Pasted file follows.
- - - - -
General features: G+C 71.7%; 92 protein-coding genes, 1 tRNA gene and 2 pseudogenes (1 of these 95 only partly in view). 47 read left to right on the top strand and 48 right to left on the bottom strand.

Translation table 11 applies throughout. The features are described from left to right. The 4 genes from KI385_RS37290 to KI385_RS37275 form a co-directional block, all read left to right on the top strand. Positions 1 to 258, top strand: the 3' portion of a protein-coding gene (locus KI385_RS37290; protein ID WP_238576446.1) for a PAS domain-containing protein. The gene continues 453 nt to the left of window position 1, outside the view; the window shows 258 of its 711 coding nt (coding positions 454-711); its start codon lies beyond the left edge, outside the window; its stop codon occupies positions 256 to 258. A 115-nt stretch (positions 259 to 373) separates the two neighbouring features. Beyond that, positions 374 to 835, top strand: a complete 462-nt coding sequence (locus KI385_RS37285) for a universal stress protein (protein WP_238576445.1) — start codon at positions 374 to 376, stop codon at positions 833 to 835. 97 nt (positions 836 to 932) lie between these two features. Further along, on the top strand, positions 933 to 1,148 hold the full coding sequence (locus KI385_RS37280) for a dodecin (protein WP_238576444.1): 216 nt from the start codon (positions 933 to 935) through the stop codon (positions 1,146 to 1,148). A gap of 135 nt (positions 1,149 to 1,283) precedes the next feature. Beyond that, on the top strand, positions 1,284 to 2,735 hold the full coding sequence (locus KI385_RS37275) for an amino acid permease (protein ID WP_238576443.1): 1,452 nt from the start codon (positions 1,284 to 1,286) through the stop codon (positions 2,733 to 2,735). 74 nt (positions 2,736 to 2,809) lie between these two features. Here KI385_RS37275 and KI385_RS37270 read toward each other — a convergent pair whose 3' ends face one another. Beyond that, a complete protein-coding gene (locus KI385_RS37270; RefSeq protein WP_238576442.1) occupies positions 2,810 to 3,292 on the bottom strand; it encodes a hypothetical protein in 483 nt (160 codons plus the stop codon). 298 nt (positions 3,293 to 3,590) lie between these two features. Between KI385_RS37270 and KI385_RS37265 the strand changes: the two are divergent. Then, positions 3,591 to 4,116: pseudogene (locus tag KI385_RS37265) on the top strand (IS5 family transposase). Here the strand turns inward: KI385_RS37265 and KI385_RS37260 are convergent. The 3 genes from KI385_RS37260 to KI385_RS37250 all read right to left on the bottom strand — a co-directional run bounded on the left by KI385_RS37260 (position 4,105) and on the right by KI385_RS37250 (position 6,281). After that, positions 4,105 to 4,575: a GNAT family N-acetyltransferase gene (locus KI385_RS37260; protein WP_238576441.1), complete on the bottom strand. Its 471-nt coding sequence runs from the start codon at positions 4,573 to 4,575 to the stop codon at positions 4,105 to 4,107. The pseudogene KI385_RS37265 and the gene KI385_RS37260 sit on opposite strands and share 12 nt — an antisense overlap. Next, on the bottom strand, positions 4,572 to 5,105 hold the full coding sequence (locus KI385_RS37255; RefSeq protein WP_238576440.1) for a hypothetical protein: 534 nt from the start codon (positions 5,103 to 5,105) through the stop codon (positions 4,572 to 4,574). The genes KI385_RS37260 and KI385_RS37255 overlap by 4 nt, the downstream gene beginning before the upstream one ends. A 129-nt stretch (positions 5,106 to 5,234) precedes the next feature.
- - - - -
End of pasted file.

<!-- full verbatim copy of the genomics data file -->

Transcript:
General features: G+C 71.7%; 92 protein-coding genes, 1 tRNA gene and 2 pseudogenes (1 of these 95 only partly in view). 47 read left to right on the top strand and 48 right to left on the bottom strand.

Translation table 11 applies throughout. The features are described from left to right. The 4 genes from KI385_RS37290 to KI385_RS37275 form a co-directional block, all read left to right on the top strand. Positions 1 to 258, top strand: the 3' portion of a protein-coding gene (locus KI385_RS37290; protein ID WP_238576446.1) for a PAS domain-containing protein. The gene continues 453 nt to the left of window position 1, outside the view; the window shows 258 of its 711 coding nt (coding positions 454-711); its start codon lies beyond the left edge, outside the window; its stop codon occupies positions 256 to 258. A 115-nt stretch (positions 259 to 373) separates the two neighbouring features. Beyond that, positions 374 to 835, top strand: a complete 462-nt coding sequence (locus KI385_RS37285) for a universal stress protein (protein WP_238576445.1) — start codon at positions 374 to 376, stop codon at positions 833 to 835. 97 nt (positions 836 to 932) lie between these two features. Further along, on the top strand, positions 933 to 1,148 hold the full coding sequence (locus KI385_RS37280) for a dodecin (protein WP_238576444.1): 216 nt from the start codon (positions 933 to 935) through the stop codon (positions 1,146 to 1,148). A gap of 135 nt (positions 1,149 to 1,283) precedes the next feature. Beyond that, on the top strand, positions 1,284 to 2,735 hold the full coding sequence (locus KI385_RS37275) for an amino acid permease (protein ID WP_238576443.1): 1,452 nt from the start codon (positions 1,284 to 1,286) through the stop codon (positions 2,733 to 2,735). 74 nt (positions 2,736 to 2,809) lie between these two features. Here KI385_RS37275 and KI385_RS37270 read toward each other — a convergent pair whose 3' ends face one another. Beyond that, a complete protein-coding gene (locus KI385_RS37270; RefSeq protein WP_238576442.1) occupies positions 2,810 to 3,292 on the bottom strand; it encodes a hypothetical protein in 483 nt (160 codons plus the stop codon). 298 nt (positions 3,293 to 3,590) lie between these two features. Between KI385_RS37270 and KI385_RS37265 the strand changes: the two are divergent. Then, positions 3,591 to 4,116: pseudogene (locus tag KI385_RS37265) on the top strand (IS5 family transposase). Here the strand turns inward: KI385_RS37265 and KI385_RS37260 are convergent. The 3 genes from KI385_RS37260 to KI385_RS37250 all read right to left on the bottom strand — a co-directional run bounded on the left by KI385_RS37260 (position 4,105) and on the right by KI385_RS37250 (position 6,281). After that, positions 4,105 to 4,575: a GNAT family N-acetyltransferase gene (locus KI385_RS37260; protein WP_238576441.1), complete on the bottom strand. Its 471-nt coding sequence runs from the start codon at positions 4,573 to 4,575 to the stop codon at positions 4,105 to 4,107. The pseudogene KI385_RS37265 and the gene KI385_RS37260 sit on opposite strands and share 12 nt — an antisense overlap. Next, on the bottom strand, positions 4,572 to 5,105 hold the full coding sequence (locus KI385_RS37255; RefSeq protein WP_238576440.1) for a hypothetical protein: 534 nt from the start codon (positions 5,103 to 5,105) through the stop codon (positions 4,572 to 4,574). The genes KI385_RS37260 and KI385_RS37255 overlap by 4 nt, the downstream gene beginning before the upstream one ends. A 129-nt stretch (positions 5,106 to 5,234) precedes the next feature.